Folic acid deficiency means that there is a lower than normal amount of folic acid in your blood. Folic acid is a water-soluble B vitamin, which means it cannot be stored well in the body. You must get a continual supply of it.
This B vitamin plays a role in:
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There are several causes of folic acid deficiency, including the following:
Factors that may increase your risk of developing folic acid deficiency include:
Folic acid deficiency may cause:
Complications from folic acid deficiency include:
You will be asked about your symptoms and medical history. A physical exam will be done. A blood test can help confirm a diagnosis of low folate levels and megaloblastic anemia.
It is difficult to distinguish between folic acid deficiency and vitamin B12 deficiency. However, folic acid deficiency is confirmed only by measuring red blood cell (RBC) folate levels.
It is especially important to confirm a diagnosis of folic acid deficiency before treatment with supplemental folic acid begins. Mistreating an actual vitamin B12 deficiency with supplemental folic acid will mask the vitamin B12 deficiency, meaning the anemia will be corrected, but the neurological damage associated with vitamin B12 deficiency will progress.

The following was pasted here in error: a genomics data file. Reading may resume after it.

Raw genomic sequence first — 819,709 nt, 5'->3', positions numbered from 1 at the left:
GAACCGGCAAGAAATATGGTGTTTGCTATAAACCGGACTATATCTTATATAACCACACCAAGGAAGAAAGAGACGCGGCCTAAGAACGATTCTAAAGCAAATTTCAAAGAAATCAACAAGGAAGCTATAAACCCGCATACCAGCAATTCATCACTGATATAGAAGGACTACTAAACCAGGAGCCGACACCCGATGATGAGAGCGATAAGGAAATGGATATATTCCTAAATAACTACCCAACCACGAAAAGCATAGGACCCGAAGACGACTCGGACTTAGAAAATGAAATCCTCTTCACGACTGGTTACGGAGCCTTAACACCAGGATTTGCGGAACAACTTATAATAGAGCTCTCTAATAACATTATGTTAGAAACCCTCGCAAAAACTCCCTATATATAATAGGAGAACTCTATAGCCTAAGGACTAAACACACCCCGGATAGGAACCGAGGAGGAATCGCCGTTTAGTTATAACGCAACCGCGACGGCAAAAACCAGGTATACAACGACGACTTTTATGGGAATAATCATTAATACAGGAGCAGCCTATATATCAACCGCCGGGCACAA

Folic acid deficiency is usually treated with 1,000 micrograms of supplemental folic acid, given once a day until folic acid levels are replenished. The anemia usually is corrected within 2 months.
It is possible to consume enough folic acid by eating a balanced, varied diet including rich sources of folate, the food form of folic acid. The recommended dietary allowance (RDA) for folic acid is 400 micrograms per day for most adults.
To get enough folate, consume plenty of the following foods:
March of Dimes
Office of Dietary Supplements—National Institutes of Health
Bariatric surgery. EBSCO DynaMed website. Available at: http://www.ebscohost.com/dynamed. Updated December 18, 2014. Accessed December 22, 2014.
Dietary supplement fact sheet: folate. Office of Dietary Supplements website.Available at: http://ods.od.nih.gov/factsheets/Folate-HealthProfessional. Updated December 14, 2012. Accessed November 16, 2015.
Folate deficiency. EBSCO DynaMed website. Available at: http://www.ebscohost.com/dynamed. Updated November 13, 2014. Accessed November 16, 2015.
Last reviewed November 2015 by Michael Woods, MD Last Updated: 12/20/2014